Overly tight monetary policy from the Bernanke-Fed in 2008 may well have turned a minor recession from a housing collapse (itself perhaps a product of an overly loose Fed) and oil price spike into the Great Recession. And monetary policy cannot alter long-term structural issues with the US economy for which we desperately need supply-side tax, regulatory, immigration, and education reform.

Still, the Fed can help. Indeed, it probably already has with the previous rounds of quantitative easing, despite being ad hoc, stop-and-go, and poorly communicated. Economist Michael Darda of MKM Partners: “While some have argued that the Fed’s efforts have been futile, we believe they have been exactly enough to keep nominal GDP growing at a steady 4% per annum rate despite a modest fiscal consolidation that will continue into 2013.”

Life is about making tradeoffs and taking risks. The Bernanke Rule is a smart risk to take.

  1. Illiniguy

    This is not going to end well. Inflation is already running at a pretty high level when you look at basic commodities. Oil’s not taking off because sluggish economies are keeping demand down; it’s certainly not because of the value of the dollar, which looks good only in relation to the other world currencies. Without the ability to use interest rates as a tool for stifling inflation, I have every expectation that we’re going to see inflation levels that rival the end of the Carter presidency.

  2. Indaba

    I just spent the day with a 69 year old food entrepreneur selling his food business.

    He manufactures a food product and tells me he stopped selling in the US two years back. The Canadian dollar has risen 50 % in the last five years.

    So this business used to make the bulk of profit from the US sales and was now losing money so he decided to jump up his prices in order to close down his US sales.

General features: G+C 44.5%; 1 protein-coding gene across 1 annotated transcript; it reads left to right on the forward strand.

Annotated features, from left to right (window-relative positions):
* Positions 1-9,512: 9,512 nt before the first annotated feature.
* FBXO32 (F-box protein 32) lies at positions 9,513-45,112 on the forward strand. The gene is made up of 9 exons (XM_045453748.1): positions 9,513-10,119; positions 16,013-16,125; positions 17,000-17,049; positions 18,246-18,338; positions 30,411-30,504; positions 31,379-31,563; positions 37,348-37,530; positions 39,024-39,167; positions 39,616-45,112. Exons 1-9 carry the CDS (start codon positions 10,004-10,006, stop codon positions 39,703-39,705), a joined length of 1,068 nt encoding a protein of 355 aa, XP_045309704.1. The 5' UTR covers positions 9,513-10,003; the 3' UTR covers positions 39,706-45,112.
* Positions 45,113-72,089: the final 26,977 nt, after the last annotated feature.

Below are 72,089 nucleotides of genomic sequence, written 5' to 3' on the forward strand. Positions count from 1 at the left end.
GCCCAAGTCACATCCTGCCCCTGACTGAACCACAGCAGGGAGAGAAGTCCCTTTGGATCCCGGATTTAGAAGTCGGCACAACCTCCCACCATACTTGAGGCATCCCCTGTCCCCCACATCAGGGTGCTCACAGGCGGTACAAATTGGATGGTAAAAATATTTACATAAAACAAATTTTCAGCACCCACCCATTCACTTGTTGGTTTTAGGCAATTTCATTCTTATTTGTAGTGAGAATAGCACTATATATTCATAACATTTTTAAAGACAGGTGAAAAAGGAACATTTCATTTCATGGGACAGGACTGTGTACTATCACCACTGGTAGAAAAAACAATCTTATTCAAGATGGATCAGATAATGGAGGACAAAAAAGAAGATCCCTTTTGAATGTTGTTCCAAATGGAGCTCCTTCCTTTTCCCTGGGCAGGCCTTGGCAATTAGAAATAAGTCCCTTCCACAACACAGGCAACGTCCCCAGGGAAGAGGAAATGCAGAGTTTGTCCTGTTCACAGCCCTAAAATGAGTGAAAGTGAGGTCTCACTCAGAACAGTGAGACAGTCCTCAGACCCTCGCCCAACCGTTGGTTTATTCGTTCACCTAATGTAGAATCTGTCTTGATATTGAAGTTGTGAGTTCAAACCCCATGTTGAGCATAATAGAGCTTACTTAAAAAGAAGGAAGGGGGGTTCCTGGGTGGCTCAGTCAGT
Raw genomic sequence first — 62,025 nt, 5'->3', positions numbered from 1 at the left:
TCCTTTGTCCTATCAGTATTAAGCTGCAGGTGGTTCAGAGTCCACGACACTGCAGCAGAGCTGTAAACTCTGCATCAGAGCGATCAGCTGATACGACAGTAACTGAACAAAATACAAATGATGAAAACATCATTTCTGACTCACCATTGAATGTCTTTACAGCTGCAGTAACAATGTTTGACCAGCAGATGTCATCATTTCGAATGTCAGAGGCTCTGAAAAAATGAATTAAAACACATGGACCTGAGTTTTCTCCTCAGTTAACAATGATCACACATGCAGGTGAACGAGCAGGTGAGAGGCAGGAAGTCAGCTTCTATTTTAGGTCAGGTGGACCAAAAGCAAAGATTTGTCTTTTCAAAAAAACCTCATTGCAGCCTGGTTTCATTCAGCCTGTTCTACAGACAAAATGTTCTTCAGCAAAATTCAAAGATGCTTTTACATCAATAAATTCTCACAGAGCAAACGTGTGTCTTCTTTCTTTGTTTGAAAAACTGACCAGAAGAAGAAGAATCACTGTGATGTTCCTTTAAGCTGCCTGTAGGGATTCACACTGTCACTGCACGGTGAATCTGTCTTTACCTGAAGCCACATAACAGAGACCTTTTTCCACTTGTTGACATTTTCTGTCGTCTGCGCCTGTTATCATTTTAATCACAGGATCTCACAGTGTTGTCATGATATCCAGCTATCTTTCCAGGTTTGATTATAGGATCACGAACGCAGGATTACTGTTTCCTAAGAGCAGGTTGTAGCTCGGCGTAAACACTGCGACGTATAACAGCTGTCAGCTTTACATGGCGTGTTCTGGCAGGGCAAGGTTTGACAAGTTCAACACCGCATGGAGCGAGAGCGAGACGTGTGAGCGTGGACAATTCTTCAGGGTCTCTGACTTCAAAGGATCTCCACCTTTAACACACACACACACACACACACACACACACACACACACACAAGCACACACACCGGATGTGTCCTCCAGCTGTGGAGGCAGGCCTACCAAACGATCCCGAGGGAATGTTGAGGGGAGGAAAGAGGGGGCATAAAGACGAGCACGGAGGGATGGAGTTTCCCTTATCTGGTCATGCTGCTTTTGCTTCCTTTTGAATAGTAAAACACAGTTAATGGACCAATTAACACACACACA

Inflation is already happening big time, your government is doing a good job hiding it from you.

  3. FloppyDisk90

    Looking at your chart, the slope of the line represents GDP growth, yes?  If so, then 2% is about where we’ve been in the recent past.  It only looks like a gap because we would have to grow faster then “normal” to close the delta.

  4. BlueAnt

    Glad to see I’m not the only one worried about this.

    You left out one major component:  debt, specifically its affects on growth.  Households are deleveraging in a major way for the first time on record:

    hh_deleveraging.png

    Ignoring public debt for a moment (a huge thing to ignore, but still): if households continue to deleverage, and inflation continues to rise, the growth targets the Fed set will get harder to achieve.  And if we are in an economy that can only grow through new debt… will Bernanke continue to push for more inflation and more debt, in an endless spiral?

    Add that to the increasing pace of central bank interventions, and you get a picture of a Fed that has less and less faith in the organic, “real” economy.  A cynic might say these new targets are just political cover for continuing to intervene, instead of a thoughtful calculation about inflation and growth tradeoffs…

  5. david foster